Having difficulty coping with stress in your life? Drop by The Well on Thursdays at 3p.m. during the Spring Semester for our Open Mindfulness Sessions to learn and practice relaxation and stress/anxiety management. All students are welcome.
We all experience stress in our lives. Often, stress can be a good thing. It is our body's way of giving us the energy and resources we need to get through an event (like a test or a new experience). It can be difficult just balancing all of the responsibilities of being a student, not to mention the various stressors we each encounter on a daily basis. Our bodies are programmed to confront a stressor and then recover back to our "baseline-" our own "normal" level of functioning. Stress becomes negative when it is prolonged and we have no tools in place to help us respond to the stress and recover after the stressful event has passed. The longer we experience stress without periods of rest and relaxation in between, the more likely we are to develop complications as a result. Prolonged (or chronic) stress can lead to a variety of health and mental health related concerns like insomnia, high blood pressure, a weakened immune system or even heart disease, obesity, and depression (http://www.apa.org/helpcenter/chronic-stress.aspx).
We know that stress can be harmful, but check out this TED Talk about "How to Make Stress Your Friend."
We each experience stress differently. So, the techniques we choose to manage stress need to be individual based on our lifestyles, emotional needs, support systems, and the types of stressors we are experiencing. If you are experiencing stress, you are not alone.
Check out how one person on the internet is finding which technique works best for them. What's your strategy? Don't forget to follow our social media for more information on finding your stress management strategy!
Some stress starts in our brains! Automatic Negaitve Thoughts- what we fondly refer to as ANTS- can lead us down a spiral of negative thinking that makes whatever is stressing us seem impossible to overcome.
Some stressors are external and out of our control. They are things that happen to us whether we want them to or not. Losing a loved one, major life changes, or how someone treats us can all be external stressors. For stressors that are beyond your control, using an emotionally-focused strategy to manage your own response to the stressor can help. Learn stress management:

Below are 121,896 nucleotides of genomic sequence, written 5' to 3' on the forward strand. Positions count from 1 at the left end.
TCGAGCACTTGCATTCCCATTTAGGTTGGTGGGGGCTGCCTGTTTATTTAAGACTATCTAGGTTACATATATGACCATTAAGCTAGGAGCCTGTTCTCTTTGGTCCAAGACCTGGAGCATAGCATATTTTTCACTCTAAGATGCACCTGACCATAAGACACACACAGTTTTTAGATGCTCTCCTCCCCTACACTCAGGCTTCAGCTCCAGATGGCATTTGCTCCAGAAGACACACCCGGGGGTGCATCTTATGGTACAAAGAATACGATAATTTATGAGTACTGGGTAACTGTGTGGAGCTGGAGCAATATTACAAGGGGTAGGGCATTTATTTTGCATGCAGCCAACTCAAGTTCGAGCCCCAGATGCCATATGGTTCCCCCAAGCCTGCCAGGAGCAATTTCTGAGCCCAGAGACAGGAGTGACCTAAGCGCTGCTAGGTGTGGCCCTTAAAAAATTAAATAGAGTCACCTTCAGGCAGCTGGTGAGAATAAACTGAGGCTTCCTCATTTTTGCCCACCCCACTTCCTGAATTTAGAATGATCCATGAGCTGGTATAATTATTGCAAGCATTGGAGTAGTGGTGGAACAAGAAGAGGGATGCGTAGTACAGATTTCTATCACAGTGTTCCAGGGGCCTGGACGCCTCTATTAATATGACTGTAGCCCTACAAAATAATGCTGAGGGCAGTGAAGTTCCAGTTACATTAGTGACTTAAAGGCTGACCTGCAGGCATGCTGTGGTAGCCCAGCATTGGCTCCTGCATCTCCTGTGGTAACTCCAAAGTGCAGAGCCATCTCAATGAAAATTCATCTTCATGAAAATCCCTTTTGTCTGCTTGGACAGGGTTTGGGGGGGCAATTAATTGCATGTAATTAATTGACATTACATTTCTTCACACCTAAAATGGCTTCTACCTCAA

VCU University Counseling Services offers a variety of services for students who need some help managing stress and anxiety. Check out their online self-help section for more information about stress, anxiety, depression, and more.
Visit UCS on either campus to schedule an appointment today!
Monroe Park Campus
University Student Commons, Room 238
907 Floyd Ave.
Monday - Friday: 8 a.m. - 4:30 p.m.
VMI Building, Room 412
1000 E. Marshall St.
Wednesday: 11 a.m. - 4:30 p.m.
Monday/Tuesday/Thursday/Friday: 8 a.m. - 4:30 p.m.
*If you or someone you know is experiencing an After Hours Emergency you would like to get in contact with someone from UCS, please call VCU Police dispatcher at (804) 828-1234 and ask to speak to a therapist.
The Well provides consultations for stress and anxiety management. We also offer weekly drop-in sessions at The Well for stress/anxiety management on Tuesdays at 2pm. Interested? Email us for more information. Educational programs are also available by request for student groups and classes about stress and anxiety management or mindfulness. Don't forget to follow our social media for all things health- including additional tips and information on stress and anxiety management.
Want to find another way to relax? Enjoy these "Have you HERD?" Well RAM comics for your coloring pleasure. Have You Herd? Coloring can help you relax.
Check out the resources below for more information:
- Adult Stress Fact Sheet from the National Institute fo Mental Health
- Student Guide to Surviving Stress
- Anxiety Management Techniques